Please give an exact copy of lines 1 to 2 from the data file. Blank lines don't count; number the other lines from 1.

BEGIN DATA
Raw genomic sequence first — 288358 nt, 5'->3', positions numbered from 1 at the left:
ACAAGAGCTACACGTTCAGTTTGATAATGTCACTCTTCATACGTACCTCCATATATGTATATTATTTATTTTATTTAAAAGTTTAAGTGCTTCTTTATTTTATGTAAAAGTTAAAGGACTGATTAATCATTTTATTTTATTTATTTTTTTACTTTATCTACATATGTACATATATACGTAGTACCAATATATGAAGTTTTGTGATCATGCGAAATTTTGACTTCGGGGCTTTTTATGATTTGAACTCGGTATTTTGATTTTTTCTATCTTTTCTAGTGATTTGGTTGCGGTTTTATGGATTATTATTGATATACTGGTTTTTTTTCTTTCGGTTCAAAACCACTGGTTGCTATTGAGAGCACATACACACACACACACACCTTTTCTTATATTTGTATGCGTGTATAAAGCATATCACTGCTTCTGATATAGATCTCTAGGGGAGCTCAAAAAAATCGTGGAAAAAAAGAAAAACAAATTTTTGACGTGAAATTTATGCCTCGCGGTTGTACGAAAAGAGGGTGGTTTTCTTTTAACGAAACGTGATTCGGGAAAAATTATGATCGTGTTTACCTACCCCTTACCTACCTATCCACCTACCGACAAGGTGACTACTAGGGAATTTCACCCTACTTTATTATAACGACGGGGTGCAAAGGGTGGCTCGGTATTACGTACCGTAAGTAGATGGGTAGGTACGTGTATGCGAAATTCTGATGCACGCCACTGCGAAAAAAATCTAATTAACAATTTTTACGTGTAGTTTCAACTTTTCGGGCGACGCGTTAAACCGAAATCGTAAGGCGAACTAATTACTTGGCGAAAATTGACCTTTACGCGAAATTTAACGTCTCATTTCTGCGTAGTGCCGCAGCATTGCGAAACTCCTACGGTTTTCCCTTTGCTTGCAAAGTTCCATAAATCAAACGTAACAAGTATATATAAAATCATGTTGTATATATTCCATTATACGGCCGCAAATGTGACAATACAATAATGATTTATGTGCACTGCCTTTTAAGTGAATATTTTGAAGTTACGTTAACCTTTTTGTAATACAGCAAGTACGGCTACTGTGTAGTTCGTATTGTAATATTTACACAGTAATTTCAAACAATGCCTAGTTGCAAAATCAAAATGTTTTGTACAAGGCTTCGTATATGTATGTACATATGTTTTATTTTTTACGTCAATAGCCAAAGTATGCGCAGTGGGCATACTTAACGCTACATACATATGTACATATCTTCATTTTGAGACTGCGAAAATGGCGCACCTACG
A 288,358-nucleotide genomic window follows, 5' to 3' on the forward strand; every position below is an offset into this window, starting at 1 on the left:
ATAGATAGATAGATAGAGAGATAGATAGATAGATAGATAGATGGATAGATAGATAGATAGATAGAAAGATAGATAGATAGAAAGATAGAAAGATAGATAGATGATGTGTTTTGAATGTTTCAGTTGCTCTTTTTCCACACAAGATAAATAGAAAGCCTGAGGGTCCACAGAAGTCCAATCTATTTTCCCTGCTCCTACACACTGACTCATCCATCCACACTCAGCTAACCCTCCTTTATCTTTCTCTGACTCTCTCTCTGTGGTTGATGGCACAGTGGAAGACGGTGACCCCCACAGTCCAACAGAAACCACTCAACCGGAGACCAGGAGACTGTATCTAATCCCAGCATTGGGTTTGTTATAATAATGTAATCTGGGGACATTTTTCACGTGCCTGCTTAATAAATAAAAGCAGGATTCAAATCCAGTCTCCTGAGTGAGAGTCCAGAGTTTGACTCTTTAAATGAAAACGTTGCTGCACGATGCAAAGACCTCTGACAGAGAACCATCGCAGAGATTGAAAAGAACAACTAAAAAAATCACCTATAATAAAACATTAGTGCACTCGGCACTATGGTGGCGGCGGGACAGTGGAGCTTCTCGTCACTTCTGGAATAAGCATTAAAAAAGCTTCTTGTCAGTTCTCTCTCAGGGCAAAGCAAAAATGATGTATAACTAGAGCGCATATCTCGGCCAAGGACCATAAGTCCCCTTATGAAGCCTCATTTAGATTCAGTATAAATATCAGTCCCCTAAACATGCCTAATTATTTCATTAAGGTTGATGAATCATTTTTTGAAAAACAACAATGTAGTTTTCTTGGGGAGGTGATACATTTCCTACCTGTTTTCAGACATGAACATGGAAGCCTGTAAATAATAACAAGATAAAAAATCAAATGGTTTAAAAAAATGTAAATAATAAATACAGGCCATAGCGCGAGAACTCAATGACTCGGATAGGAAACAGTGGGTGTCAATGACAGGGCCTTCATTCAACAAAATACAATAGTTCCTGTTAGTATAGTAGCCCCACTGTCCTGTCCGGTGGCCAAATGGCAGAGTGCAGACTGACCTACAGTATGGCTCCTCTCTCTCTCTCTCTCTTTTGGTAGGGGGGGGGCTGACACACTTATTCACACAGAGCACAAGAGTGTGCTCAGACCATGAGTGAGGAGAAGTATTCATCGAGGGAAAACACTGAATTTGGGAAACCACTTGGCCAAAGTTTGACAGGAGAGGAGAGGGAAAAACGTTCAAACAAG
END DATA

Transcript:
Raw genomic sequence first — 288358 nt, 5'->3', positions numbered from 1 at the left:
ACAAGAGCTACACGTTCAGTTTGATAATGTCACTCTTCATACGTACCTCCATATATGTATATTATTTATTTTATTTAAAAGTTTAAGTGCTTCTTTATTTTATGTAAAAGTTAAAGGACTGATTAATCATTTTATTTTATTTATTTTTTTACTTTATCTACATATGTACATATATACGTAGTACCAATATATGAAGTTTTGTGATCATGCGAAATTTTGACTTCGGGGCTTTTTATGATTTGAACTCGGTATTTTGATTTTTTCTATCTTTTCTAGTGATTTGGTTGCGGTTTTATGGATTATTATTGATATACTGGTTTTTTTTCTTTCGGTTCAAAACCACTGGTTGCTATTGAGAGCACATACACACACACACACACCTTTTCTTATATTTGTATGCGTGTATAAAGCATATCACTGCTTCTGATATAGATCTCTAGGGGAGCTCAAAAAAATCGTGGAAAAAAAGAAAAACAAATTTTTGACGTGAAATTTATGCCTCGCGGTTGTACGAAAAGAGGGTGGTTTTCTTTTAACGAAACGTGATTCGGGAAAAATTATGATCGTGTTTACCTACCCCTTACCTACCTATCCACCTACCGACAAGGTGACTACTAGGGAATTTCACCCTACTTTATTATAACGACGGGGTGCAAAGGGTGGCTCGGTATTACGTACCGTAAGTAGATGGGTAGGTACGTGTATGCGAAATTCTGATGCACGCCACTGCGAAAAAAATCTAATTAACAATTTTTACGTGTAGTTTCAACTTTTCGGGCGACGCGTTAAACCGAAATCGTAAGGCGAACTAATTACTTGGCGAAAATTGACCTTTACGCGAAATTTAACGTCTCATTTCTGCGTAGTGCCGCAGCATTGCGAAACTCCTACGGTTTTCCCTTTGCTTGCAAAGTTCCATAAATCAAACGTAACAAGTATATATAAAATCATGTTGTATATATTCCATTATACGGCCGCAAATGTGACAATACAATAATGATTTATGTGCACTGCCTTTTAAGTGAATATTTTGAAGTTACGTTAACCTTTTTGTAATACAGCAAGTACGGCTACTGTGTAGTTCGTATTGTAATATTTACACAGTAATTTCAAACAATGCCTAGTTGCAAAATCAAAATGTTTTGTACAAGGCTTCGTATATGTATGTACATATGTTTTATTTTTTACGTCAATAGCCAAAGTATGCGCAGTGGGCATACTTAACGCTACATACATATGTACATATCTTCATTTTGAGACTGCGAAAATGGCGCACCTACG